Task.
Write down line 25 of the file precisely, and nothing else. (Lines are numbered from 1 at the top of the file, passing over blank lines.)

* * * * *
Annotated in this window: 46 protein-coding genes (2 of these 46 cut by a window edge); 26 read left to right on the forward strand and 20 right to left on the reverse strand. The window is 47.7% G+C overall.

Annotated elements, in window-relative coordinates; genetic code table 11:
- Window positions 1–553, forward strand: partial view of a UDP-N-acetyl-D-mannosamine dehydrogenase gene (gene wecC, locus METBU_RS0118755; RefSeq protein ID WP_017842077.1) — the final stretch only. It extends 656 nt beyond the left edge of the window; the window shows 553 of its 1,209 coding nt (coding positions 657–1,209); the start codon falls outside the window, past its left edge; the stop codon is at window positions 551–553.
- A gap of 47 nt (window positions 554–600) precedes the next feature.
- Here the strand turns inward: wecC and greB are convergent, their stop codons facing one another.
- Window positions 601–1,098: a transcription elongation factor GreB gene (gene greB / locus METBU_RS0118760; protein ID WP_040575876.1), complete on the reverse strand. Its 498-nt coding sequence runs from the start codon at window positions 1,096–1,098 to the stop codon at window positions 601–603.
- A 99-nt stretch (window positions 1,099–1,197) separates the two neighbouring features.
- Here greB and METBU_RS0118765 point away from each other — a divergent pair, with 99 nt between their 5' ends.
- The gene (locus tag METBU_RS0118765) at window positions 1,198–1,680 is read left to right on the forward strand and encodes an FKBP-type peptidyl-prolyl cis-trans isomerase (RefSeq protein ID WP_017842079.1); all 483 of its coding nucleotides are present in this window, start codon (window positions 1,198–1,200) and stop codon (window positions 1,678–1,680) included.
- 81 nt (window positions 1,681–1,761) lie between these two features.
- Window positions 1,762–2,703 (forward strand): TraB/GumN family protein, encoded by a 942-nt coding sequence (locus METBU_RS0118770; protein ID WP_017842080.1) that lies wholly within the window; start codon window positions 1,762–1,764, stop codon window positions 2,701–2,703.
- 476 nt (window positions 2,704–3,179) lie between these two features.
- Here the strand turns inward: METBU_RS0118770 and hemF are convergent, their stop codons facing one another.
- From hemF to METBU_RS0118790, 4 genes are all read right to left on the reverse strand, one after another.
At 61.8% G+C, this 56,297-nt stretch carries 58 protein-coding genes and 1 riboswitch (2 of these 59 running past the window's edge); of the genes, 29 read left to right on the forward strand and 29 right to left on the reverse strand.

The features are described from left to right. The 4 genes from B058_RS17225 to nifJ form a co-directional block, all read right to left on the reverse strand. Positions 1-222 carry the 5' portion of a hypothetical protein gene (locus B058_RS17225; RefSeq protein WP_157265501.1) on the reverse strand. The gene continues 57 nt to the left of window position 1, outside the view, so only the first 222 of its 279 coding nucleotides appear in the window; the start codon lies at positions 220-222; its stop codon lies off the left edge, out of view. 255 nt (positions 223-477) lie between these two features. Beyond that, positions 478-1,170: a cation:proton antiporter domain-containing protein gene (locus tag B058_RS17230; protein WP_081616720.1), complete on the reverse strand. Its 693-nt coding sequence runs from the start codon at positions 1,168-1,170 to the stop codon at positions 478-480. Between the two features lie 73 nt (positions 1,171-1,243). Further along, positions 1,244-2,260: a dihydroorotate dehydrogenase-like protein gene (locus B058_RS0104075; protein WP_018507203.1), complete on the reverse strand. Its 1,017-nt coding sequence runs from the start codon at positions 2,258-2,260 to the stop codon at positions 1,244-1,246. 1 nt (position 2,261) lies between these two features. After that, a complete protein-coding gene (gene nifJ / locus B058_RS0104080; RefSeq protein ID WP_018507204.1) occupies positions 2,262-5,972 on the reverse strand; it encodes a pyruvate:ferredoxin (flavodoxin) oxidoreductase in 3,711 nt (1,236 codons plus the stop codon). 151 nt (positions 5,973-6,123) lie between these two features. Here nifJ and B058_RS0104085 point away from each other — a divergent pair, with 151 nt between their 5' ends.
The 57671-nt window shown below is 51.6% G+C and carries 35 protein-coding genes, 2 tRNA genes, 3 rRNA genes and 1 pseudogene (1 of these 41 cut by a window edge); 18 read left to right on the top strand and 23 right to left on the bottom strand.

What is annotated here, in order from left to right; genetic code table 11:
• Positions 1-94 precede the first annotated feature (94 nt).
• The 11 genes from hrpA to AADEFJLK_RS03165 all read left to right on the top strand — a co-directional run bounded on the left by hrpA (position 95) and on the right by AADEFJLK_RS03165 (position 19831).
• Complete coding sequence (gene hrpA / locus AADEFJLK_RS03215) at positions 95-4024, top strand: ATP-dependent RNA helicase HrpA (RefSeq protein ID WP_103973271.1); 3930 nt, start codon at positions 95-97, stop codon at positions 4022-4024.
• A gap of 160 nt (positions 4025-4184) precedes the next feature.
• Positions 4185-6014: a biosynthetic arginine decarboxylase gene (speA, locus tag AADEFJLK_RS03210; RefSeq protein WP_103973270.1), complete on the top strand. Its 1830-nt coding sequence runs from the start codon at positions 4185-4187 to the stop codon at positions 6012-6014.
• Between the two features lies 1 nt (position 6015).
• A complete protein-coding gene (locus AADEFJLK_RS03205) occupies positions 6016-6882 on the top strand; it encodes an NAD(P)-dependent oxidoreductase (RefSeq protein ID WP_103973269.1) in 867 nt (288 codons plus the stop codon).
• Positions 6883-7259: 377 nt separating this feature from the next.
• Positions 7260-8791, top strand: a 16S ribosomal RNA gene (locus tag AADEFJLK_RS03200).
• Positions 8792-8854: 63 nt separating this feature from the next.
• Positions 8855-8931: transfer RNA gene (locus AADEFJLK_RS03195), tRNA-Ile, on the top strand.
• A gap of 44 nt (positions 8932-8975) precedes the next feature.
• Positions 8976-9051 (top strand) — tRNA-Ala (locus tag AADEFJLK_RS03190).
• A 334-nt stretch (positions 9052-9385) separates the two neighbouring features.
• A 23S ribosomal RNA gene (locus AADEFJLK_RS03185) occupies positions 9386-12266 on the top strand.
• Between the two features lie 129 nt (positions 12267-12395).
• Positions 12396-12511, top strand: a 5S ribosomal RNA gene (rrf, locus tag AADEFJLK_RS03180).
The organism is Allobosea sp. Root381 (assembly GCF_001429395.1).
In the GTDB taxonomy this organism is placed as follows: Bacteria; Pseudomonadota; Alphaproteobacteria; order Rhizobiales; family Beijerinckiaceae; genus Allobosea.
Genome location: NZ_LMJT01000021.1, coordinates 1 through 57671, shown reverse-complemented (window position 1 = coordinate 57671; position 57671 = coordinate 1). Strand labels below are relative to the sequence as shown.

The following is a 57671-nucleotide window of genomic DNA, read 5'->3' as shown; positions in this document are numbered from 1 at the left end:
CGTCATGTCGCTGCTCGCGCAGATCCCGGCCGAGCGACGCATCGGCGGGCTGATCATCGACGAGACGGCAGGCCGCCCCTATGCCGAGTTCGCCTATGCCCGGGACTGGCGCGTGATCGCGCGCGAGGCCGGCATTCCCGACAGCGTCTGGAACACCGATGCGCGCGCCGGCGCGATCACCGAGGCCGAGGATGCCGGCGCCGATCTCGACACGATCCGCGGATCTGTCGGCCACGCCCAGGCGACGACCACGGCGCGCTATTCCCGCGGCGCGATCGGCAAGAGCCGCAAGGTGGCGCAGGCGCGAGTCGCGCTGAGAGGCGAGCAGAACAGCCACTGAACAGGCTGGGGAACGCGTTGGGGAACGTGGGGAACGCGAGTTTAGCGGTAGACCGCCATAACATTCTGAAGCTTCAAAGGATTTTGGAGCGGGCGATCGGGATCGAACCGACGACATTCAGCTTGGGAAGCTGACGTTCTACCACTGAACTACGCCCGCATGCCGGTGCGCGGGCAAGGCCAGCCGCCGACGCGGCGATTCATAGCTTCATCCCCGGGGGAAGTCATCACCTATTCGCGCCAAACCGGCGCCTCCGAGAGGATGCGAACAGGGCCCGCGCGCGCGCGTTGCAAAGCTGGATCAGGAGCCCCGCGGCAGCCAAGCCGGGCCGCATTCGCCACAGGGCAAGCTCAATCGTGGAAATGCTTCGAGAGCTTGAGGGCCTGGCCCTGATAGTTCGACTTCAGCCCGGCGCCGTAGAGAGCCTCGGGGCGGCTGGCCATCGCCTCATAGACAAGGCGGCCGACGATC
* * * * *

• A complete protein-coding gene (locus AADEFJLK_RS03205) occupies positions 6016-6882 on the top strand; it encodes an NAD(P)-dependent oxidoreductase (RefSeq protein ID WP_103973269.1) in 867 nt (288 codons plus the stop codon).